“Then I was thinking,” Zsolt motored on. “If the four of us got together, we could sell a lot more. Same costs, but divided four ways. And with four supplies of tapes, we could sell—”

“No,” Darrell said. “You can’t do that—you can’t. People—strangers, mind you—would be buying them. You’d have to send the tapes to anyone, without knowing—”

“So? They send you fifty bucks, so it’s okay.”

“But—complete strangers! What would you feel like with some fat old pervert sitting in the dark, jacking off while he imagines himself fucking Elena?”

Zsolt lifted his beer can to eye level and squinted at the tiny printing on it. “That’s true,” he said.

“Not to mention—what would happen if the tape fell into the hands of the wrong person? Someone who knew you?”

“I thought about that,” Zsolt said cheerfully. “I figure anyone who gets these tapes, they gotta be ordering them from the magazine ads. So which one is the worst? The guy in the tape or the guy watching it?”

“It doesn’t work that way, though,” Darrell said. “It’s not just you—it’s Elena, too. The way men are—they’ll laugh at her, think she’s—” He stopped his thought before he said something mean.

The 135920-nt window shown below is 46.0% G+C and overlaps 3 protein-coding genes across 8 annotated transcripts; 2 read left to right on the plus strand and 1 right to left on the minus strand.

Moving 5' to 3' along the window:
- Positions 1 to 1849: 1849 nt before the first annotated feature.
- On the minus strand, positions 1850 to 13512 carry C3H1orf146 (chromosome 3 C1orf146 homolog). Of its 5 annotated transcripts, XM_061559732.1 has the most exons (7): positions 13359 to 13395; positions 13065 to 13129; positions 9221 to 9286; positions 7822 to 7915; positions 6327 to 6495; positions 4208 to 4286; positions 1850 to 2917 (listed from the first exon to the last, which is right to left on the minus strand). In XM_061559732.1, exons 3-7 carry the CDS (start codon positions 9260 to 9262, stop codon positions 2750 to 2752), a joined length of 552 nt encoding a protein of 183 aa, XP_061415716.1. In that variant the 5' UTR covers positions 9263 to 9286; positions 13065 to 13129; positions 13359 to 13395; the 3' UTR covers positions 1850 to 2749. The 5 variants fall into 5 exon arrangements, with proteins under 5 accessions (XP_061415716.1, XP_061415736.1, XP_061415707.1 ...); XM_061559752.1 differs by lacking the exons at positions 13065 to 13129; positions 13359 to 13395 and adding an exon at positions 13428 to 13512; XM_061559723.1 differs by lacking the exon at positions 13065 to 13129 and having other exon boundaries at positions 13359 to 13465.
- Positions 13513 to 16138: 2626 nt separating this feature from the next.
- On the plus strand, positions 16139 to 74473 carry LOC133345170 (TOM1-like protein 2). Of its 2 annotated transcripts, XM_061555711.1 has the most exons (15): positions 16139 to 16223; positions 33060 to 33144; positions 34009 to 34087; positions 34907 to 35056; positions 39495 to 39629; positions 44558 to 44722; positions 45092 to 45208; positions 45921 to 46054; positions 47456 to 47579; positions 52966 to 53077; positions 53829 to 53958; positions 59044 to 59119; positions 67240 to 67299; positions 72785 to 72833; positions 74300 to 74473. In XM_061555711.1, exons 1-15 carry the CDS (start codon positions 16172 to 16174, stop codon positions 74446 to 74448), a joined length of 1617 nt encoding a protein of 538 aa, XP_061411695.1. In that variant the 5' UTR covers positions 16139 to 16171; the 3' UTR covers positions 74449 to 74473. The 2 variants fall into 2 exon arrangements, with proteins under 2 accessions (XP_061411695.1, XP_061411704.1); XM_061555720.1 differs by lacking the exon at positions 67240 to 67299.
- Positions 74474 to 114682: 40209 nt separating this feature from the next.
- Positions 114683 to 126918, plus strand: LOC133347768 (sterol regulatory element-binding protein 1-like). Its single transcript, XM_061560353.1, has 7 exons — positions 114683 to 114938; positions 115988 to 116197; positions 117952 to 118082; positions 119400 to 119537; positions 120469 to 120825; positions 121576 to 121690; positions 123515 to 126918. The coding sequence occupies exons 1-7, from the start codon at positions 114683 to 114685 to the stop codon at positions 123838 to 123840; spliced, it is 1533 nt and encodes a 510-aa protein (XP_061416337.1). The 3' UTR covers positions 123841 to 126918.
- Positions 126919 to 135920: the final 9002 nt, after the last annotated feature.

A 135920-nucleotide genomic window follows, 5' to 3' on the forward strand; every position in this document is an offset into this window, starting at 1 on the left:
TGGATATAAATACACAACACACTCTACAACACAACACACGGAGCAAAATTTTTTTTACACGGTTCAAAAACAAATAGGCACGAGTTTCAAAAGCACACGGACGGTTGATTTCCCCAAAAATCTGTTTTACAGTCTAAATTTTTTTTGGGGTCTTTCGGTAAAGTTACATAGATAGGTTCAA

Zsolt deliberately lowered his can, resting it on his knee, and looked squarely at Darrell. “Do you laugh at my wife?” he said coldly.

This was exactly what Darrell had been trying to avoid, but the idiot wanted to insist on making things difficult. “It’s not the same,” he said calmly. “We know each other. We’ve seen—each other.” He looked up again to find Zsolt’s eyes still on his, twin blue bolts set on him. Well, if he wants to play games, I’ll meet him halfway. “There’s a trust involved. No one is above anyone else, no one is in a position of power. But you send the tape to—to god knows where—you lose control of it. Whoever gets it has power over you.”

“From a hundred miles away. Or a thousand.”